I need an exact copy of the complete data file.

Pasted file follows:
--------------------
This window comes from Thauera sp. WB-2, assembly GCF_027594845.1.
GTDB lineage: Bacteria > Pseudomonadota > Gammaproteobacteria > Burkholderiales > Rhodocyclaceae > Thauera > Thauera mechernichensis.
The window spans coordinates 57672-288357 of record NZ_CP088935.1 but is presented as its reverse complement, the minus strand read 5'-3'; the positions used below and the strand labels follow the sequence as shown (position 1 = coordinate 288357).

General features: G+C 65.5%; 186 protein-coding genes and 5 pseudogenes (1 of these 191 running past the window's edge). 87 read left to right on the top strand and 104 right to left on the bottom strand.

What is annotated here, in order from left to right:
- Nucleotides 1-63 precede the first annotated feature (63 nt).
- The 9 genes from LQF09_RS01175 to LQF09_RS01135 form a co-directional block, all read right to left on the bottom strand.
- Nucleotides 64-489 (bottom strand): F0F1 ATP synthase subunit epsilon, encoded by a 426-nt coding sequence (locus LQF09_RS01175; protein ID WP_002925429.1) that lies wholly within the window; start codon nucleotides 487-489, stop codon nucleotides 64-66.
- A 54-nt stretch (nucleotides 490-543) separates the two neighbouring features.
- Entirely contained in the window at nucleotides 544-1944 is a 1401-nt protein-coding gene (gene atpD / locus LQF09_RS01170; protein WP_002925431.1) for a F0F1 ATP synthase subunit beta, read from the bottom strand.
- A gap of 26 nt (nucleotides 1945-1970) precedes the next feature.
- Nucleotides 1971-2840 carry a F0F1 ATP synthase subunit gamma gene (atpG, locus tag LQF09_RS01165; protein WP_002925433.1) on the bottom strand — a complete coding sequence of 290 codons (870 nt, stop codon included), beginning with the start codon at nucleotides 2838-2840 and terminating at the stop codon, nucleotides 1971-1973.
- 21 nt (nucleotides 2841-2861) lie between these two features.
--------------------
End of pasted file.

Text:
This window comes from Thauera sp. WB-2, assembly GCF_027594845.1.
GTDB lineage: Bacteria > Pseudomonadota > Gammaproteobacteria > Burkholderiales > Rhodocyclaceae > Thauera > Thauera mechernichensis.
The window spans coordinates 57672-288357 of record NZ_CP088935.1 but is presented as its reverse complement, the minus strand read 5'-3'; the positions used below and the strand labels follow the sequence as shown (position 1 = coordinate 288357).

General features: G+C 65.5%; 186 protein-coding genes and 5 pseudogenes (1 of these 191 running past the window's edge). 87 read left to right on the top strand and 104 right to left on the bottom strand.

What is annotated here, in order from left to right:
- Nucleotides 1-63 precede the first annotated feature (63 nt).
- The 9 genes from LQF09_RS01175 to LQF09_RS01135 form a co-directional block, all read right to left on the bottom strand.
- Nucleotides 64-489 (bottom strand): F0F1 ATP synthase subunit epsilon, encoded by a 426-nt coding sequence (locus LQF09_RS01175; protein ID WP_002925429.1) that lies wholly within the window; start codon nucleotides 487-489, stop codon nucleotides 64-66.
- A 54-nt stretch (nucleotides 490-543) separates the two neighbouring features.
- Entirely contained in the window at nucleotides 544-1944 is a 1401-nt protein-coding gene (gene atpD / locus LQF09_RS01170; protein WP_002925431.1) for a F0F1 ATP synthase subunit beta, read from the bottom strand.
- A gap of 26 nt (nucleotides 1945-1970) precedes the next feature.
- Nucleotides 1971-2840 carry a F0F1 ATP synthase subunit gamma gene (atpG, locus tag LQF09_RS01165; protein WP_002925433.1) on the bottom strand — a complete coding sequence of 290 codons (870 nt, stop codon included), beginning with the start codon at nucleotides 2838-2840 and terminating at the stop codon, nucleotides 1971-1973.
- 21 nt (nucleotides 2841-2861) lie between these two features.